Northwest String Summit 2013
NORTHWEST STRING SUMMIT REVIEW:
Words and Photos – Lauren Howland
For many, traveling to the forested hills of Horning’s Hideout for the annual Northwest String Summit is like going home. Volunteers wave you in as you drive down the dirt road into the grounds, less for directional purposes, and more to celebrate that you’ve made it back this year.
Not many festivals are situated on such a special spot. The 160 acre park became open to the public after many years as a secret oasis for the Horning Family. The late Dick Horning originally bought the property to raise cattle and grow Christmas trees on. As time passed, they added a lake (the one that sits behind the amphitheater) and filled it with trout. In 1983, the land became a relaxing spot for locals looking for a place to spend their quiet afternoons. Now the park has paddle boats, camping, concerts, three disc golf courses – one of which is rated in the top ten in the world — and places to hold wedding receptions and other events. To keep with the legacy that Dick Horning started, who passed away from Leukemia in 1985, Horning’s will stay open to the public as a benevolent place to spend time with friends and family for as long as possible. Intimately shared, their humble family gravesite is just around the backside of the house near the lake close to where the notorious peacocks and their young nest.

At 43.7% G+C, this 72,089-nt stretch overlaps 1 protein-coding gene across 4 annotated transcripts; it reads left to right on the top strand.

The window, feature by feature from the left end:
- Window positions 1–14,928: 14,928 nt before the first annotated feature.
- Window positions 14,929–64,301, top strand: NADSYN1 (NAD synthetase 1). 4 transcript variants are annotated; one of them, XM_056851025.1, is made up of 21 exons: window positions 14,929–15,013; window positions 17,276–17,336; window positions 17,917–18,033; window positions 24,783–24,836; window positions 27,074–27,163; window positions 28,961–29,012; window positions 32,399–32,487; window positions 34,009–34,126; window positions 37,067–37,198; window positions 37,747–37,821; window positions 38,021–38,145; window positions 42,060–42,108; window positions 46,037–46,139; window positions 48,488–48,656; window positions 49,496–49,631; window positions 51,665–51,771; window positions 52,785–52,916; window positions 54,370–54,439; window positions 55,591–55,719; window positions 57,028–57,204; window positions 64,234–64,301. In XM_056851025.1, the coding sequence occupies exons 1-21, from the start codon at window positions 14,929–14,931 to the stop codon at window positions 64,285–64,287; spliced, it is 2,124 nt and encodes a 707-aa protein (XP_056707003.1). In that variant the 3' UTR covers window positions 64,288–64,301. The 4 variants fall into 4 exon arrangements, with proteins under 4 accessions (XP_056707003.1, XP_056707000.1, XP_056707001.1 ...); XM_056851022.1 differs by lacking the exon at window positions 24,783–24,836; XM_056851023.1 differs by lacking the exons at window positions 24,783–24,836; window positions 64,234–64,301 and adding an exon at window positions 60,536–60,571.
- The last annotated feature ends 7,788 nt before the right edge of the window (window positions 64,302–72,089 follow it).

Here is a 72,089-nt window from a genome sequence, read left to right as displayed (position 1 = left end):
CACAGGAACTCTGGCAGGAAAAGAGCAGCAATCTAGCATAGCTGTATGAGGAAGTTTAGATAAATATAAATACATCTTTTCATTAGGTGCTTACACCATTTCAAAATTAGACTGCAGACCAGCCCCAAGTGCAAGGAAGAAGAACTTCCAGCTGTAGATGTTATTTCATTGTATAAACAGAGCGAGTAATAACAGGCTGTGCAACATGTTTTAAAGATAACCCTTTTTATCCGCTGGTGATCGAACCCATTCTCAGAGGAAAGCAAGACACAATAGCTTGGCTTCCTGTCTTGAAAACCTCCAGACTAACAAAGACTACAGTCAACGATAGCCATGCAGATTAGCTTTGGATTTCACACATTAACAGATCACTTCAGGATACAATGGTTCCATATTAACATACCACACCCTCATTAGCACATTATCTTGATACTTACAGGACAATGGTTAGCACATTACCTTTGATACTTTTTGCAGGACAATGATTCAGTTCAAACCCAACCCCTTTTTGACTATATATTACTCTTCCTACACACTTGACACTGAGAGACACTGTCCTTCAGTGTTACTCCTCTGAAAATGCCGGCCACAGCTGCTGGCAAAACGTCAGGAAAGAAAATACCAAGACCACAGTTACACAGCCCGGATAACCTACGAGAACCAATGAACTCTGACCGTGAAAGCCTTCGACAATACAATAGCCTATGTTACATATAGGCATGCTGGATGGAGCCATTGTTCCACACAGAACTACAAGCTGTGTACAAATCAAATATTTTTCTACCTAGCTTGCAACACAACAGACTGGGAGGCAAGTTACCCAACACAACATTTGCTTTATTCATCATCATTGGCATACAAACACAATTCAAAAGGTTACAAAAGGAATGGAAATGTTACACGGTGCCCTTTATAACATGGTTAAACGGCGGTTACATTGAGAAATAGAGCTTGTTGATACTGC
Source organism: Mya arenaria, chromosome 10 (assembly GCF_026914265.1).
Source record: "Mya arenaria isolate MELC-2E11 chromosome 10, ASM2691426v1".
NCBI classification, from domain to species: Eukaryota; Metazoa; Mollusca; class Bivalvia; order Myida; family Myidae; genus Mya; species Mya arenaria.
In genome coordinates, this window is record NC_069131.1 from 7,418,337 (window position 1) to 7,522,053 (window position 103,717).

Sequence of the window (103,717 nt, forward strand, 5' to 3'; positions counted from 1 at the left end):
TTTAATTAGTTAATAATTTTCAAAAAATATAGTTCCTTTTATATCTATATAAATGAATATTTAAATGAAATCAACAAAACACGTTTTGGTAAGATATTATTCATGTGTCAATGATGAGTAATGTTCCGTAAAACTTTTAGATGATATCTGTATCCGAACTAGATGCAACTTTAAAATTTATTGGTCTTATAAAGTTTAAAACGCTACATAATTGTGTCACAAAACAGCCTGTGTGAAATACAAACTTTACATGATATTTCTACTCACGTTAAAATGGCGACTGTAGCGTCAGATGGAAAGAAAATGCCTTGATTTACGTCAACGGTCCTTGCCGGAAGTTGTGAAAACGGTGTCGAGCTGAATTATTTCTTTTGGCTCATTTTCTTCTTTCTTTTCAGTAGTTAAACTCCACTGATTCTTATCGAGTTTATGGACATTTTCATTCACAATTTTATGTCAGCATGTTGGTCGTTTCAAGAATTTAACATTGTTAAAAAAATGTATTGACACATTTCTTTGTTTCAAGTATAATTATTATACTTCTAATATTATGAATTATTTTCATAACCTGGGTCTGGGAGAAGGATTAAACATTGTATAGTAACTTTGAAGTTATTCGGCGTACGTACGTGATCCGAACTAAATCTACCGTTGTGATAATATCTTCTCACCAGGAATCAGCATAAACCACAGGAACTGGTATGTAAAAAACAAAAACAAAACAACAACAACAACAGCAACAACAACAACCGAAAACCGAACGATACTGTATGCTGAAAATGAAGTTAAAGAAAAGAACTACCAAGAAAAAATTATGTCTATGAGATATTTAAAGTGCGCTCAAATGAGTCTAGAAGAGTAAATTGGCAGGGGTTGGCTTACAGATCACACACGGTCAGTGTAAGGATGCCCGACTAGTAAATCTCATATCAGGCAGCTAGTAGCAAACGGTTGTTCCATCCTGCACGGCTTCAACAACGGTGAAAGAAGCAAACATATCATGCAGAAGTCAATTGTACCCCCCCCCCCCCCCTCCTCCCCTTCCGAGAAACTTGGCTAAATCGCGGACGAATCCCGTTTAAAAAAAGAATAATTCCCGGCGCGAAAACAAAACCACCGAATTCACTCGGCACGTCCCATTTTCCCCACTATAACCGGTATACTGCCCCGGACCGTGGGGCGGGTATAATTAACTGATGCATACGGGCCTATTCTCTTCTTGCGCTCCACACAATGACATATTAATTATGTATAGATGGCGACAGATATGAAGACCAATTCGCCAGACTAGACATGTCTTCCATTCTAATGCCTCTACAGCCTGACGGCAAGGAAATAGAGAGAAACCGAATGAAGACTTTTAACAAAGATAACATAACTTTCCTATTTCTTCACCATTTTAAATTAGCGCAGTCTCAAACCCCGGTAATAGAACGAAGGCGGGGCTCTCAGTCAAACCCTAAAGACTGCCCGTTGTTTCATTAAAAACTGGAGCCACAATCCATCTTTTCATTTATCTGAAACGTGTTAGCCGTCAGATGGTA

Horning’s rich history isn’t the only reason that NWSS feels so unique. The camping areas are tucked away into pockets of wilderness with moss covered trees that are perfect for setting up a whole slew of hammocks. The vendor food is literally worth bragging out. What is missing in quantity is made up for in quality with several local and delicious vendors (think breakfast burrito bowls and chicken curry) and many from the Portland area including Toast, Bunk Sandwiches and Eva’s Herbucha on tap.
Unlike some music gatherings, NWSS is known for its family-friendly virtues and many join the rank of attendees. Children seem to be everywhere, faces painted, happy and safe, with a welcoming community to support their playfulness. This wonderful inclusion of generations really makes the gathering feel stronger and more tied together than others. On Saturday night a young girl went missing. When this happened the entire festival was announced to and the gates to the main stage were closed for 15 minutes. With that type of hyper-awareness and “all hands on deck” attitude the girl was found immediately and the festival continued. Kids come first.